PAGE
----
This is well expressed in two paragraphs of the Manual of Epictetus. In one of these11 he says, “Remember that you ought in life to behave as if you were at a banquet. Suppose some dish is carried round and is placed before you; stretch out your hand and take a portion with decency. Suppose that it is carried past you; do not detain it. Suppose that it has not yet reached you; do not send your desire forward to it, but wait quietly till it comes. Do so with respect to children; do so with respect to a wife; do so with respect to the honours of office; do so with respect to wealth: and so you shall one day be a worthy partner at the banquet of the gods. But if you take none of the things set before you, and even despise them, then you will be not only a fellow-banqueter with the gods, but a sharer of their dignity; for by so acting Diogenes and Heraclitus deserved to be called, and to be, divine.” Or, take another passage,12 where he says: “As on a voyage when the vessel has reached a port, and you go out of the ship to get water, it is an amusement by the way to pick up a shell or a flower. But your thoughts all the while ought to be directed to the ship, constantly watching for the call of the captain: and when he does call you, you must throw away all these things and hasten, that you may not have to be bound and thrown into the ship by others. So in life also if, instead of a flower or a shell, there be given to you a wife or a child, there is nothing to hinder you from taking them for your own. But if the captain should call, run to the ship and leave all such things behind you.” “Especially,” the old Epictetus adds with a touch of pathos, “if you are an old man, do not go very far from the ship, lest you should lose your passage.”

Epictetus, indeed, regards the life of absolute renunciation as an ideal, much in the same way that the medieval Church regarded the life of a monk or a nun; but he did not expect, any more than that Church did, or than the Roman Catholic Church does now, that every one should adopt such a life. He even earnestly warns off from it every one who has not a special vocation for such a life and who has not counted the cost. For all who have not this special vocation, he is content if, without renouncing relative goods, they should constantly remember that such goods are relative, and that the absolute good must never be sacrificed to them. Finally he bids them always remember that all outward things are in the hand of God, and therefore must be rightly disposed. In this respect the attitude of the Stoic is essentially religious; and what gives him strength to meet misfortune and bereavement, is not so much indifference as confidence in the divine power that gives and takes away.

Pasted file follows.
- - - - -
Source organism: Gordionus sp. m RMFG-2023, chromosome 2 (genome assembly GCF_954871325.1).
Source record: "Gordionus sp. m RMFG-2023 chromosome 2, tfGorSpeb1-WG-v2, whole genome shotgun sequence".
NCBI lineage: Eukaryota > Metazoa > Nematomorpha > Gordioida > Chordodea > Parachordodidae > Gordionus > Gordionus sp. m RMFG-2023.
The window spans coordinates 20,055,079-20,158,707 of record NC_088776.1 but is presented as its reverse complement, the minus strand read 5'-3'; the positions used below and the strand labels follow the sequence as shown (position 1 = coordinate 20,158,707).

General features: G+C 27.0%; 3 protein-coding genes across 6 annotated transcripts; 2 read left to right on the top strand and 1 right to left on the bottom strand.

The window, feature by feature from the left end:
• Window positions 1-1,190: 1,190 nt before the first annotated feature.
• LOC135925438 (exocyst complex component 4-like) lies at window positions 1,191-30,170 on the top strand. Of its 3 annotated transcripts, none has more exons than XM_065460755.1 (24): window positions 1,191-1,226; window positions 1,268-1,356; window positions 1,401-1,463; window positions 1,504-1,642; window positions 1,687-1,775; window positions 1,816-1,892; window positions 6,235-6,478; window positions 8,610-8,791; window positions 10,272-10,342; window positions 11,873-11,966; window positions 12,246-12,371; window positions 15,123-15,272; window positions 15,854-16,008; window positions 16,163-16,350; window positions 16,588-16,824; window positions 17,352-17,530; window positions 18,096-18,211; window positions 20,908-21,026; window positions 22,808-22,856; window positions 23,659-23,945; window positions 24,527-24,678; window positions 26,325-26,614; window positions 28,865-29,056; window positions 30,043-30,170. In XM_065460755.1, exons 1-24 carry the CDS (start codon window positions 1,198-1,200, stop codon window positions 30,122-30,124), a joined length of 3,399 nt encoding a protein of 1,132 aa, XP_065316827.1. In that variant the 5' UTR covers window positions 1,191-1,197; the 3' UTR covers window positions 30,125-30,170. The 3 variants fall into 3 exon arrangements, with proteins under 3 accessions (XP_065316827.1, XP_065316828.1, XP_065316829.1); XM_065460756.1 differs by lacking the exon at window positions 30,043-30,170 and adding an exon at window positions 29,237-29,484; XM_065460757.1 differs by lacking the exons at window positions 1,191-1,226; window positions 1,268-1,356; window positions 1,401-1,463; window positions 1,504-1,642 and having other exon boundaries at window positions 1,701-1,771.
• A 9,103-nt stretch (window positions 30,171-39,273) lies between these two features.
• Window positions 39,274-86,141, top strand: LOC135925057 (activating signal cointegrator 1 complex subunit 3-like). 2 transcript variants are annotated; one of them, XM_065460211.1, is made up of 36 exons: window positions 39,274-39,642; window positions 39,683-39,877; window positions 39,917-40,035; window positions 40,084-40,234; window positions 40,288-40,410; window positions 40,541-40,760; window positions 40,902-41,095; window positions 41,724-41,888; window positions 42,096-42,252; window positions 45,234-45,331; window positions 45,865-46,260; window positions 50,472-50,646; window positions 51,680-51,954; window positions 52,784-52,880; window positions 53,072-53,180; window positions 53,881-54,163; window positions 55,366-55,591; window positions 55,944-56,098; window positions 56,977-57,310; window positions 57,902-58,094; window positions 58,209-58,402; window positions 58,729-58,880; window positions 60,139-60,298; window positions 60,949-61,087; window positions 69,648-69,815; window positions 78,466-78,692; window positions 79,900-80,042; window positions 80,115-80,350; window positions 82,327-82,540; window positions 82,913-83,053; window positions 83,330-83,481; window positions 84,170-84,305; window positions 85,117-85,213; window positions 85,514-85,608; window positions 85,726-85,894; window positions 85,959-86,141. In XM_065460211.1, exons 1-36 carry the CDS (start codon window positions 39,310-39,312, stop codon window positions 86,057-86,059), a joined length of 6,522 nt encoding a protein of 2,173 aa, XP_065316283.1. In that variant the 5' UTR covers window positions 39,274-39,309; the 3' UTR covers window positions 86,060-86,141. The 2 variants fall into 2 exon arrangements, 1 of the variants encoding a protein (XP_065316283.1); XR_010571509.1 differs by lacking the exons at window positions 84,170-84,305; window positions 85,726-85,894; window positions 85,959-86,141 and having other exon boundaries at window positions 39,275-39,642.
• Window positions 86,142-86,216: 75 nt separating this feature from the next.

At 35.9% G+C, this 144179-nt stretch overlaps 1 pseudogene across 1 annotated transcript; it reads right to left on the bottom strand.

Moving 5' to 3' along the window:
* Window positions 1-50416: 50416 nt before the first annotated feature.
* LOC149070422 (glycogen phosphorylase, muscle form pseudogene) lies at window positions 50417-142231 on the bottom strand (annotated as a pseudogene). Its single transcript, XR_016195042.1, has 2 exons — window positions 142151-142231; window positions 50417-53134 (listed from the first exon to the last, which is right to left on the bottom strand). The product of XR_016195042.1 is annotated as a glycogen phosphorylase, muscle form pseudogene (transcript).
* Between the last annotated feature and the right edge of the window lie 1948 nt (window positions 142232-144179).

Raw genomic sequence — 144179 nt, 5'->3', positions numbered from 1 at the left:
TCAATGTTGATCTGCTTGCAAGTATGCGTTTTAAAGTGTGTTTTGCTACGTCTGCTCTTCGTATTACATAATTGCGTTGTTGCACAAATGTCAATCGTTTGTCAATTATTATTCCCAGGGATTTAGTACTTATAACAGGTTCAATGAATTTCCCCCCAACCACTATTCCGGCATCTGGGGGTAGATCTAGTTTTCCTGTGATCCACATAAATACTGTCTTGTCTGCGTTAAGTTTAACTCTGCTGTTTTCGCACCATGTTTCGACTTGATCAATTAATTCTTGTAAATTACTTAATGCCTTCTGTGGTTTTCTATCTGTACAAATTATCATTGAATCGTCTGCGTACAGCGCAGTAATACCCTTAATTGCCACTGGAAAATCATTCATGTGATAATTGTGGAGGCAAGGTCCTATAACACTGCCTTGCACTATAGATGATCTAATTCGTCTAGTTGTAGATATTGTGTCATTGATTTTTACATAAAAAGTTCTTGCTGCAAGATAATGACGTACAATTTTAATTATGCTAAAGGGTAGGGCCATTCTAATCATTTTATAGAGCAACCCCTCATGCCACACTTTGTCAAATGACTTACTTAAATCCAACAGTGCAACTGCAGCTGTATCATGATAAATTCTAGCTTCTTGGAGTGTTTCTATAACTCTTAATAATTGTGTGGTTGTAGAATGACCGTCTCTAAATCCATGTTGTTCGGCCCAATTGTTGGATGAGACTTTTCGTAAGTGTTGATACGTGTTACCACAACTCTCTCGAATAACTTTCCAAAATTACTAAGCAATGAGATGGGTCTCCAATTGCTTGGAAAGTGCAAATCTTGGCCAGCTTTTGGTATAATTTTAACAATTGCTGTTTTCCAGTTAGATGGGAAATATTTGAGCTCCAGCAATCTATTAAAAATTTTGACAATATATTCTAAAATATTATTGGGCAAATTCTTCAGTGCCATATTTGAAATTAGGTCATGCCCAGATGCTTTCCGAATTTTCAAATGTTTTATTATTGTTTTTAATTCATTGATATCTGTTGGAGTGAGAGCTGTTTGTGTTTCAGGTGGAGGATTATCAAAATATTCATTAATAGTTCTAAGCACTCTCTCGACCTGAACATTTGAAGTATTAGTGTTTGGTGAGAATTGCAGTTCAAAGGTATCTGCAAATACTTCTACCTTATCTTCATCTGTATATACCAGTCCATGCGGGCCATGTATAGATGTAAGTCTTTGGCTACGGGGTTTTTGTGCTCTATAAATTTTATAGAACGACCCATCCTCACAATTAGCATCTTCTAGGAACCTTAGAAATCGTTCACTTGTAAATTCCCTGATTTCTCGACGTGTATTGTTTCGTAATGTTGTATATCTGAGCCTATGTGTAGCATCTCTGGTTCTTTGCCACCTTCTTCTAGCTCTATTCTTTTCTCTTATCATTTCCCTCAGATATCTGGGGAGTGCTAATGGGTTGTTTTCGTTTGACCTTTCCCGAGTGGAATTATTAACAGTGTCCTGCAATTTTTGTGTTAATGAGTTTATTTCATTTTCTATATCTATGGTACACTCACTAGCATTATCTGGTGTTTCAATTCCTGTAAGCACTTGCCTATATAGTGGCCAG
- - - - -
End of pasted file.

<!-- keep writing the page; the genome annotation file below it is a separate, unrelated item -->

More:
But there is still another aspect in which the Stoic modifies his conception of the indifference of all outward things. He is obliged to recognise that action is particular, or that in each action we have to deal with a particular object. Our motive may be to realise the general idea of law or order, but in every special action we have to apply that idea to some specific end. Hence, though the inner attitude of the will be everything, yet it always is an attitude toward something external. This the Stoic is obliged to admit; and hence, while he maintains that virtue is entirely concerned with the general idea of law, and that a good act in the full sense of the word (a κατόρθωμα) must be done entirely for the sake of the law, yet he has to allow that in each case there is a certain propriety (καθἦκον) to be observed, though the observance of this propriety could not of itself make the act moral. From this point of view, the Stoic is fond of speaking of particular objects, in the treatment of which the good will has to be realised, as the materials of morality; and he calls upon us to have faith that the right materials are always provided for us by divine providence. But what he most insists upon is that the important thing is not the materials, but the way in which we use them. Hence he regards all human lots, whether fortunate or unfortunate in the ordinary sense, as nothing more than opportunities for the exercise of those moral qualities which in his view constitute the highest, and indeed the only absolute values in life. “What,” says Epictetus, “are outward things? They are materials for the will, in dealing with which it shall attain its own good or ill. But how is it to attain to such good? By not being dazzled by the materials it works with, or confusing them with the good itself. For our opinions on this subject, when right, will make the will right, and when wrong will make it wrong. This law hath God established and declared: ‘If thou wouldest have aught of good, receive it from thyself.’”13 Or, again, take this passage from the Manual:14 “Whatever happens to you, turn to yourself and ask what power you have to make use of it If you see beauty, regard it as an opportunity to exercise self-restraint: if what comes to you be labour, you will find in it the material for your powers of endurance: if what comes be reproach, you will find in it the material for patience.”